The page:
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Poem by Henry David Thoreau

I knew a man by sight,

A blameless wight,

Who, for a year or more,

Had daily passed my door,

Yet converse none had had with him.

I met him in a lane,

Him and his cane,

About three miles from home,

Where I had chanced to roam,

And volumes stared at him, and he at me.
In a more distant place

I glimpsed his face,

And bowed instinctively;

Starting he bowed to me,

Bowed simultaneously, and passed along.
Next, in a foreign land

I grasped his hand,

And had a social chat,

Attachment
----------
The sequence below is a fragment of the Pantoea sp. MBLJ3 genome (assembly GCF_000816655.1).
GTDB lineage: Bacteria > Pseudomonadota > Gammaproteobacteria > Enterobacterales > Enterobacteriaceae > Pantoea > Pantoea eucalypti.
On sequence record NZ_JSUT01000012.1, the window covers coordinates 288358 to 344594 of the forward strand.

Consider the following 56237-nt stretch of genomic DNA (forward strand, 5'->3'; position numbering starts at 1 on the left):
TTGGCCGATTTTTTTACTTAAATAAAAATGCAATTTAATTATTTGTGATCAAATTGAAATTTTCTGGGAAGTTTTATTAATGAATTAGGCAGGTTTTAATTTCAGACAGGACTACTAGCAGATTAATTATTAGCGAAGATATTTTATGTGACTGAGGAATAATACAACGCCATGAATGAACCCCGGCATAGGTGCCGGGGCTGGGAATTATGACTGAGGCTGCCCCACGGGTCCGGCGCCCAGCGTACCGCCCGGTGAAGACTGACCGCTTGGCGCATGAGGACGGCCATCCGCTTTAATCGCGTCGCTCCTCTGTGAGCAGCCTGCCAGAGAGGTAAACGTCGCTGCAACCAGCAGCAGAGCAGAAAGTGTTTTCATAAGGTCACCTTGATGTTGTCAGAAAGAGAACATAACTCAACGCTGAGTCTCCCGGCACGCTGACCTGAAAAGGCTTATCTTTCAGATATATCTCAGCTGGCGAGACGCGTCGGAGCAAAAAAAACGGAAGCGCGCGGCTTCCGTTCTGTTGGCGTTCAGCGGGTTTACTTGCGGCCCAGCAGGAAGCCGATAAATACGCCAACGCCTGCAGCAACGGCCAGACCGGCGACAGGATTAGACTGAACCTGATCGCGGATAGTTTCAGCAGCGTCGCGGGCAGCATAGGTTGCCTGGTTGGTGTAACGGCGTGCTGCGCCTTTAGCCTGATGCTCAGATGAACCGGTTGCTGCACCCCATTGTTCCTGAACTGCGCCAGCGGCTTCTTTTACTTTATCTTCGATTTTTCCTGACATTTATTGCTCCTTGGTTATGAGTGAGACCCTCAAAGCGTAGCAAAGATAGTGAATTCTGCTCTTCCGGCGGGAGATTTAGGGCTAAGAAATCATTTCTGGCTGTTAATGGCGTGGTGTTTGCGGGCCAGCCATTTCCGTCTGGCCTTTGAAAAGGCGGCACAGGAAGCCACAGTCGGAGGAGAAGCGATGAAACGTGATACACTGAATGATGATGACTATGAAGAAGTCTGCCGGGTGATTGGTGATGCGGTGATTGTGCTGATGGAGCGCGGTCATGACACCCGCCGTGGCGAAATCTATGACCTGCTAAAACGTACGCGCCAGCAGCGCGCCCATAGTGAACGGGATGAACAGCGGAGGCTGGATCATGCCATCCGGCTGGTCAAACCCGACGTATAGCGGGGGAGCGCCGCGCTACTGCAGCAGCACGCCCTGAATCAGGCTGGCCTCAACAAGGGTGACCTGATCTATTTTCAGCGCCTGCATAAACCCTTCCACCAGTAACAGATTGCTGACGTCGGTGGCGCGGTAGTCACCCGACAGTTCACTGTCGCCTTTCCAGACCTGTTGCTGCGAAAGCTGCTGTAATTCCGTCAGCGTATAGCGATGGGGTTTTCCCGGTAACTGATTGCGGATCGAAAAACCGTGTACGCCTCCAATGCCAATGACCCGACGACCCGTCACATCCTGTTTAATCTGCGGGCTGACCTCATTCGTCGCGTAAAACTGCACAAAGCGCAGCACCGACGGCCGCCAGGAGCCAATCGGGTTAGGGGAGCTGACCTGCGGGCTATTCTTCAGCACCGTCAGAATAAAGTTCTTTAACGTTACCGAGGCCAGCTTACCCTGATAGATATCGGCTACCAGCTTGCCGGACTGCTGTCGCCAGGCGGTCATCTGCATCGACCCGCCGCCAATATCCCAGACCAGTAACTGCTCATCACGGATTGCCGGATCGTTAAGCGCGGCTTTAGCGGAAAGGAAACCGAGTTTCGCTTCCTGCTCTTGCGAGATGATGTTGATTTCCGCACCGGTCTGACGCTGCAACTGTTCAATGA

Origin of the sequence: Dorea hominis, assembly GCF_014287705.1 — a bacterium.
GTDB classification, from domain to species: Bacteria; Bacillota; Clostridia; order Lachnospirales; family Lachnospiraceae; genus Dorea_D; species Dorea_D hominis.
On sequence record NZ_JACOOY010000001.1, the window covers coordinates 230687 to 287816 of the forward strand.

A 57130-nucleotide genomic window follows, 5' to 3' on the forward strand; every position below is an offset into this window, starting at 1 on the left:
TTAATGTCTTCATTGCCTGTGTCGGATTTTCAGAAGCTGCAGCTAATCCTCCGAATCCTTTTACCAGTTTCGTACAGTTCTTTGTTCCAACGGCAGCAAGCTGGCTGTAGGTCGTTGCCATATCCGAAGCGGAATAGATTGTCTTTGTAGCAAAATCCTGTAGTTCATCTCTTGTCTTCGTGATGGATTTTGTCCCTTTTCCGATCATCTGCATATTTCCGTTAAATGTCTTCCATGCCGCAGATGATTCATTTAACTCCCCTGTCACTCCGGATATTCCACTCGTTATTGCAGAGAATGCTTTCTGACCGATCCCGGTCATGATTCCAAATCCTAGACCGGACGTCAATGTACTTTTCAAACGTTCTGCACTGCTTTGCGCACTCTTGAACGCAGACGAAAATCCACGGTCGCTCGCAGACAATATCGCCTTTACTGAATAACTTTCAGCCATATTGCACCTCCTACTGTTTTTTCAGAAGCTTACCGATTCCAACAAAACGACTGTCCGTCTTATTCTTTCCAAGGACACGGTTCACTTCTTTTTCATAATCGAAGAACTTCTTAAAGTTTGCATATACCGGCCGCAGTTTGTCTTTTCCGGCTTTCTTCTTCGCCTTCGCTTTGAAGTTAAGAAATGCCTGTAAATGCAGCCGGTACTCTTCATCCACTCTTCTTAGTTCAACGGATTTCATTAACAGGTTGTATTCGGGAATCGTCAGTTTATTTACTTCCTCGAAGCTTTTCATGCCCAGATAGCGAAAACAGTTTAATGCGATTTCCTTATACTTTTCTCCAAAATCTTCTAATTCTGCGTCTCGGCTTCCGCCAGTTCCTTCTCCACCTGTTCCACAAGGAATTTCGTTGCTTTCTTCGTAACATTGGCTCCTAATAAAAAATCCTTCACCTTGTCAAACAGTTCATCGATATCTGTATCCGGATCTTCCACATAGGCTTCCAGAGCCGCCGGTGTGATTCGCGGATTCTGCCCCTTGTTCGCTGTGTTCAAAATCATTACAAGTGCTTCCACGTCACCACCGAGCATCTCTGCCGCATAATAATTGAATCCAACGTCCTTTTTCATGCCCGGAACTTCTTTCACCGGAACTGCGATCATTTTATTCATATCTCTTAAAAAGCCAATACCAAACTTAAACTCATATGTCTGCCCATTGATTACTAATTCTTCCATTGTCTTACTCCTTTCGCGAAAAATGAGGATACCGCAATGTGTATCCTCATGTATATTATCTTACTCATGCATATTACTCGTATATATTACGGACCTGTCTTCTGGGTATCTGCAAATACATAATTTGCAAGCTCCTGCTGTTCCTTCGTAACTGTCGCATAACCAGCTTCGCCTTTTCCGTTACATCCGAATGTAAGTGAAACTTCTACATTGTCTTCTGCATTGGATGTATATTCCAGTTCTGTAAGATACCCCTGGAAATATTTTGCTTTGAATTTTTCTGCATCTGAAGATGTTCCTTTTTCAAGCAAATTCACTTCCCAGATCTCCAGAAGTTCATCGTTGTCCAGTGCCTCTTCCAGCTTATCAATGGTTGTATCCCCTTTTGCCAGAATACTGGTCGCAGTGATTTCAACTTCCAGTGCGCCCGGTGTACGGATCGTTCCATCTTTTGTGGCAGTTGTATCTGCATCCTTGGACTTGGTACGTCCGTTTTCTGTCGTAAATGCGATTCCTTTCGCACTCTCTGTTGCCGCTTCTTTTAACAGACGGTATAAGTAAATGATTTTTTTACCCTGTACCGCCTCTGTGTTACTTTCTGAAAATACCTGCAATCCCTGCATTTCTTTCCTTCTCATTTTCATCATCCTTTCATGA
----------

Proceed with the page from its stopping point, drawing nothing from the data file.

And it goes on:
About this thing and that,

As I had known him well a thousand years.
Late in a wilderness

I shared his mess,

For he had hardships seen,

And I a wanderer been;

He was my bosom friend, and I was his.
And as, methinks, shall all,

Both great and small,

That ever lived on earth,

Early or late their birth,

Stranger and foe, one day each other know.

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